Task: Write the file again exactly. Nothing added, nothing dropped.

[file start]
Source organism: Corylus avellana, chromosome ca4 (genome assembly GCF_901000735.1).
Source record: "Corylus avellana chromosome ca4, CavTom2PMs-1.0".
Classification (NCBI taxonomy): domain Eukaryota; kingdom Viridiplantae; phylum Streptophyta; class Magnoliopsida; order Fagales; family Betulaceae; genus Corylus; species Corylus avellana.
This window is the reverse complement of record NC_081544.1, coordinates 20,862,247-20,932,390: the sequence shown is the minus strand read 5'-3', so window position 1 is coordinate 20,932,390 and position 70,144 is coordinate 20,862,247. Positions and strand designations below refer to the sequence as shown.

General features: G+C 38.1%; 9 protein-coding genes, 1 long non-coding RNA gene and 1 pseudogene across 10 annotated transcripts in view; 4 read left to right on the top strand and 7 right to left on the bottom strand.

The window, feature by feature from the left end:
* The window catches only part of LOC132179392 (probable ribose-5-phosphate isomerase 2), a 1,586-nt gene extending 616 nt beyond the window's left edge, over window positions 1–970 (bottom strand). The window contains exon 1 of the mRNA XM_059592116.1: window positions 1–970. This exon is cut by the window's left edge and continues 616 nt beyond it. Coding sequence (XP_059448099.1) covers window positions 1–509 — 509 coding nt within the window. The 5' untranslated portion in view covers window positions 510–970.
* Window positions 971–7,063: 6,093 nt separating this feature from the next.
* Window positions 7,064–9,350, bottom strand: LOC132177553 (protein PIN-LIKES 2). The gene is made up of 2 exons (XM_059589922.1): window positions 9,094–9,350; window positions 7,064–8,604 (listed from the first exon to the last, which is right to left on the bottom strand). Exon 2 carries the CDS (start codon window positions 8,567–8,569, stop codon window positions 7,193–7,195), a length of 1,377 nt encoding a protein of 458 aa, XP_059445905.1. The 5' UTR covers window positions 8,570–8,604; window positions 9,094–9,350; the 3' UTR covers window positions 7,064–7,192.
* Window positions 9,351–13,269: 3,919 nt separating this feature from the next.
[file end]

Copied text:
Source organism: Corylus avellana, chromosome ca4 (genome assembly GCF_901000735.1).
Source record: "Corylus avellana chromosome ca4, CavTom2PMs-1.0".
Classification (NCBI taxonomy): domain Eukaryota; kingdom Viridiplantae; phylum Streptophyta; class Magnoliopsida; order Fagales; family Betulaceae; genus Corylus; species Corylus avellana.
This window is the reverse complement of record NC_081544.1, coordinates 20,862,247-20,932,390: the sequence shown is the minus strand read 5'-3', so window position 1 is coordinate 20,932,390 and position 70,144 is coordinate 20,862,247. Positions and strand designations below refer to the sequence as shown.

General features: G+C 38.1%; 9 protein-coding genes, 1 long non-coding RNA gene and 1 pseudogene across 10 annotated transcripts in view; 4 read left to right on the top strand and 7 right to left on the bottom strand.

The window, feature by feature from the left end:
* The window catches only part of LOC132179392 (probable ribose-5-phosphate isomerase 2), a 1,586-nt gene extending 616 nt beyond the window's left edge, over window positions 1–970 (bottom strand). The window contains exon 1 of the mRNA XM_059592116.1: window positions 1–970. This exon is cut by the window's left edge and continues 616 nt beyond it. Coding sequence (XP_059448099.1) covers window positions 1–509 — 509 coding nt within the window. The 5' untranslated portion in view covers window positions 510–970.
* Window positions 971–7,063: 6,093 nt separating this feature from the next.
* Window positions 7,064–9,350, bottom strand: LOC132177553 (protein PIN-LIKES 2). The gene is made up of 2 exons (XM_059589922.1): window positions 9,094–9,350; window positions 7,064–8,604 (listed from the first exon to the last, which is right to left on the bottom strand). Exon 2 carries the CDS (start codon window positions 8,567–8,569, stop codon window positions 7,193–7,195), a length of 1,377 nt encoding a protein of 458 aa, XP_059445905.1. The 5' UTR covers window positions 8,570–8,604; window positions 9,094–9,350; the 3' UTR covers window positions 7,064–7,192.
* Window positions 9,351–13,269: 3,919 nt separating this feature from the next.